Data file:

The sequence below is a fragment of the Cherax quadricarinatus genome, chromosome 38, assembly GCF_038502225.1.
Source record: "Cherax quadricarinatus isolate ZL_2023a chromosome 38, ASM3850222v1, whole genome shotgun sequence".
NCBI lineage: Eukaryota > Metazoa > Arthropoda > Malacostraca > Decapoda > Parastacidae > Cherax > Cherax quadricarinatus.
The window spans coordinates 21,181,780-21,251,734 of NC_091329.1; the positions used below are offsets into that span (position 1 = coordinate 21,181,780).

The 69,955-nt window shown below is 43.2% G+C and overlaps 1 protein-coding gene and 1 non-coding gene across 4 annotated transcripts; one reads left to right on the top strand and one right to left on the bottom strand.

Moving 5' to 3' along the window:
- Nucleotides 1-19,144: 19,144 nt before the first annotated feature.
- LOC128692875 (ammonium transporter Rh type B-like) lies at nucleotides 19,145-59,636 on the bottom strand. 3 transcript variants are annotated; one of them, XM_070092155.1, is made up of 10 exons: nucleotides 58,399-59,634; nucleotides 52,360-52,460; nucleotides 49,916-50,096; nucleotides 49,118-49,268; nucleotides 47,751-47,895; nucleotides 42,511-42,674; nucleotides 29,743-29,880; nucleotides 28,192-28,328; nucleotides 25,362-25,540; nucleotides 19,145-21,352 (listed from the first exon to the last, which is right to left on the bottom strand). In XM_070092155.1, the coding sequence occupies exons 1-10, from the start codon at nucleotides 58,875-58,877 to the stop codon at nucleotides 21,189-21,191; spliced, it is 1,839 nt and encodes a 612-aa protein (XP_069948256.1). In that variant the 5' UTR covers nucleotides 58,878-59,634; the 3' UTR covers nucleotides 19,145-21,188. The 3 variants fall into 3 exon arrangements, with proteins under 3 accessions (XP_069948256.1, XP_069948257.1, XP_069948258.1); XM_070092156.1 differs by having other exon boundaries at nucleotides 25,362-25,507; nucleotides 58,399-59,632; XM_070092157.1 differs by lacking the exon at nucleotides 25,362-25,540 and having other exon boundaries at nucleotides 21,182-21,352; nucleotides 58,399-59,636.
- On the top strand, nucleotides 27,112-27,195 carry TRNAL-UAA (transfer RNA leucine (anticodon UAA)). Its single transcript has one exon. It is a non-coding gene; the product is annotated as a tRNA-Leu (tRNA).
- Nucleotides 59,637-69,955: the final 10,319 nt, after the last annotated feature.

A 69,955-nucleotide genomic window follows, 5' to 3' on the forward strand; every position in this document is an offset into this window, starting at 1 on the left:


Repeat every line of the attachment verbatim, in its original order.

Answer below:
The sequence below is a fragment of the Cherax quadricarinatus genome, chromosome 38, assembly GCF_038502225.1.
Source record: "Cherax quadricarinatus isolate ZL_2023a chromosome 38, ASM3850222v1, whole genome shotgun sequence".
NCBI lineage: Eukaryota > Metazoa > Arthropoda > Malacostraca > Decapoda > Parastacidae > Cherax > Cherax quadricarinatus.
The window spans coordinates 21,181,780-21,251,734 of NC_091329.1; the positions used below are offsets into that span (position 1 = coordinate 21,181,780).

The 69,955-nt window shown below is 43.2% G+C and overlaps 1 protein-coding gene and 1 non-coding gene across 4 annotated transcripts; one reads left to right on the top strand and one right to left on the bottom strand.

Moving 5' to 3' along the window:
- Nucleotides 1-19,144: 19,144 nt before the first annotated feature.
- LOC128692875 (ammonium transporter Rh type B-like) lies at nucleotides 19,145-59,636 on the bottom strand. 3 transcript variants are annotated; one of them, XM_070092155.1, is made up of 10 exons: nucleotides 58,399-59,634; nucleotides 52,360-52,460; nucleotides 49,916-50,096; nucleotides 49,118-49,268; nucleotides 47,751-47,895; nucleotides 42,511-42,674; nucleotides 29,743-29,880; nucleotides 28,192-28,328; nucleotides 25,362-25,540; nucleotides 19,145-21,352 (listed from the first exon to the last, which is right to left on the bottom strand). In XM_070092155.1, the coding sequence occupies exons 1-10, from the start codon at nucleotides 58,875-58,877 to the stop codon at nucleotides 21,189-21,191; spliced, it is 1,839 nt and encodes a 612-aa protein (XP_069948256.1). In that variant the 5' UTR covers nucleotides 58,878-59,634; the 3' UTR covers nucleotides 19,145-21,188. The 3 variants fall into 3 exon arrangements, with proteins under 3 accessions (XP_069948256.1, XP_069948257.1, XP_069948258.1); XM_070092156.1 differs by having other exon boundaries at nucleotides 25,362-25,507; nucleotides 58,399-59,632; XM_070092157.1 differs by lacking the exon at nucleotides 25,362-25,540 and having other exon boundaries at nucleotides 21,182-21,352; nucleotides 58,399-59,636.
- On the top strand, nucleotides 27,112-27,195 carry TRNAL-UAA (transfer RNA leucine (anticodon UAA)). Its single transcript has one exon. It is a non-coding gene; the product is annotated as a tRNA-Leu (tRNA).
- Nucleotides 59,637-69,955: the final 10,319 nt, after the last annotated feature.

A 69,955-nucleotide genomic window follows, 5' to 3' on the forward strand; every position in this document is an offset into this window, starting at 1 on the left: